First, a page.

Naomi Osaka Says US Open Masks Were Meant to Start a Dialogue on Social Issues

Paul KasabianSenior ContributorSeptember 12, 2020

Naomi Osaka, of Japan, adjusts her mask after defeating Jennifer Brady, of the United States, during a semifinal match of the US Open tennis championships, Thursday, Sept. 10, 2020, in New York. (AP Photo/Seth Wenig)
Seth Wenig/Associated Press

Naomi Osaka wore masks featuring names of Black victims of police brutality and racial injustice throughout the entirety of her U.S. Open run, which culminated with a three-set victory over Victoria Azarenka in the final match on Saturday.

After Osaka's win, ESPN's Tom Rinaldi asked the three-time major winner what message she was trying to convey with the masks, and the 22-year-old provided the following response: 

The Undefeated @TheUndefeated

“What was the message that you got was more the question. I feel like the point is to make people start talking.” Naomi Osaka on the message that she wanted to send by wearing her seven face masks honoring Black victims of racial injustice and police brutality. https://t.co/YQ4Ee46gyD

Osaka, who won seven U.S. Open matches, wore masks honoring Breonna Taylor, Elijah McClain, Ahmaud Arbery, Trayvon Martin, George Floyd, Philando Castile and Tamir Rice.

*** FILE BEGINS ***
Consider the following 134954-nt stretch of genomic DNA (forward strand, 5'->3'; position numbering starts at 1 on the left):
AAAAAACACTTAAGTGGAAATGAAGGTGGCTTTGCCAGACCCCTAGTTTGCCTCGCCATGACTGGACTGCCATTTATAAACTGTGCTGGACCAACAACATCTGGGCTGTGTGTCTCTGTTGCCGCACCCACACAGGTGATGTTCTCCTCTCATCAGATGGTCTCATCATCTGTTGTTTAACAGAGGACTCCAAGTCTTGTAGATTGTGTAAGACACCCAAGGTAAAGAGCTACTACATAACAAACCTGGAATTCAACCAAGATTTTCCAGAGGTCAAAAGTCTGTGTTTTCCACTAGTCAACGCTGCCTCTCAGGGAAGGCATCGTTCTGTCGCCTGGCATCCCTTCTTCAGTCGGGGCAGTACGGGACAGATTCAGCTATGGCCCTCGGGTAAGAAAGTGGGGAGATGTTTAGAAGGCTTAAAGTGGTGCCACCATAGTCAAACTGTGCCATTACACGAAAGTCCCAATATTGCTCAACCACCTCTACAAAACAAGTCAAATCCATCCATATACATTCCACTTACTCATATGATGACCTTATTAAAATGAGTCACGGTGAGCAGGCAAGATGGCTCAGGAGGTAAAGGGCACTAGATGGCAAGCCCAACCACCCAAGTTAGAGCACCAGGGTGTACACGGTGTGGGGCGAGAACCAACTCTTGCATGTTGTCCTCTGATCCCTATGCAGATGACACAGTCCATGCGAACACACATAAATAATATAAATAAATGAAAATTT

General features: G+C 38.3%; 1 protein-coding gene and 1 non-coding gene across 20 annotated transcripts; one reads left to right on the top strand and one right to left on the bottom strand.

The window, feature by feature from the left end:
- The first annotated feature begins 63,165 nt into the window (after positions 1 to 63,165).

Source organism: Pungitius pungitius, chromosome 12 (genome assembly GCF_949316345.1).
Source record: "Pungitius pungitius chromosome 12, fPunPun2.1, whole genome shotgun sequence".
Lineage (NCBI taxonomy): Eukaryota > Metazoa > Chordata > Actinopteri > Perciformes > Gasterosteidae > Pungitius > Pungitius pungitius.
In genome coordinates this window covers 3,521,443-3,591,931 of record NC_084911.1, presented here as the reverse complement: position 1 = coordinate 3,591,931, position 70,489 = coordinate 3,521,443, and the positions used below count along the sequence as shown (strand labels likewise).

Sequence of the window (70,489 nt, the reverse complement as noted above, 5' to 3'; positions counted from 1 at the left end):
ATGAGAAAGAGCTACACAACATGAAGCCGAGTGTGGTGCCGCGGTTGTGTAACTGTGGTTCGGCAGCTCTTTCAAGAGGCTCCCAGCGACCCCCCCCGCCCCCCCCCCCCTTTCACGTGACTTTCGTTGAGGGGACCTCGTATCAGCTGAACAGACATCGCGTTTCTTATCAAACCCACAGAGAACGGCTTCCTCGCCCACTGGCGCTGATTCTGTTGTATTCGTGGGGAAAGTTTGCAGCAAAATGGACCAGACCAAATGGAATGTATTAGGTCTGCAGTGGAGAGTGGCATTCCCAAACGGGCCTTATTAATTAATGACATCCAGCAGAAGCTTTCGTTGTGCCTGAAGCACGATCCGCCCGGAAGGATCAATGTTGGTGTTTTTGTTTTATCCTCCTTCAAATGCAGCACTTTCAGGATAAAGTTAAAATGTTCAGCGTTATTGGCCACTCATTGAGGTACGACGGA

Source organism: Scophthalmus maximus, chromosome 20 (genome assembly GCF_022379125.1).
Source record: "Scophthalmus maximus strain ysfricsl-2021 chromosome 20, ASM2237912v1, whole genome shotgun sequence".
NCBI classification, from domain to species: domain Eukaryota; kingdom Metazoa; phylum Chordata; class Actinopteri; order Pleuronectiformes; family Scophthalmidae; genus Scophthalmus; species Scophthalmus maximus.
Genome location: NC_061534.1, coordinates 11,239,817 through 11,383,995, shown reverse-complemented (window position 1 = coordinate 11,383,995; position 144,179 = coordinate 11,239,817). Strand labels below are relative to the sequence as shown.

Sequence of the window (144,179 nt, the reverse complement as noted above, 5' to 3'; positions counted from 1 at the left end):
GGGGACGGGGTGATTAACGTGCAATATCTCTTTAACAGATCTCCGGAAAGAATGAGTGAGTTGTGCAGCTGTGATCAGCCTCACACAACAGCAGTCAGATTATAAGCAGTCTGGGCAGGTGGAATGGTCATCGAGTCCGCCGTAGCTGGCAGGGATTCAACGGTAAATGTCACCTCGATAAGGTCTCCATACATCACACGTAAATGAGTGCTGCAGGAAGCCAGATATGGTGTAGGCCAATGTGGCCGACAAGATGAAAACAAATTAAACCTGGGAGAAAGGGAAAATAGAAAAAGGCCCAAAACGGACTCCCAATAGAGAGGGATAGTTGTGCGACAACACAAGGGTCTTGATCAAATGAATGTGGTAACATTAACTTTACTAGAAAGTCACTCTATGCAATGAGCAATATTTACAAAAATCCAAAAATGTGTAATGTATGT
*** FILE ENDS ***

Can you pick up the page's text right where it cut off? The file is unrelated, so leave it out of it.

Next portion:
The two-time U.S. Open champion received thank you messages of support from the families of Martin and Arbery after her quarterfinal win over Shelby Rogers last Tuesday, per ESPN News Services.

"I just want to say thank you to Naomi Osaka for representing Trayvon Martin on your customized mask," Sybrina Fulton, the mother of Trayvon Martin, said.

"We thank you from the bottom of our hearts. Continue to do well, continue to kick butt at the US Open."

Marcus Arbery, the father of Ahmaud Arbery, said the following: "Thank you for the support on my family and God bless you for what you're doing and you're supporting our family with my son. And my family really, really appreciates that and God bless you."

In addition to Osaka's gestures during the U.S. Open, the 22-year-old also said in late August she would sit out her Western and Southern semifinal match in protest of police brutality days after the police shooting of Jacob Blake, a 29-year-old Black man, in Kenosha, Wisconsin.

The tournament itself then took a pause in solidarity with other protests through professional sports in late August.


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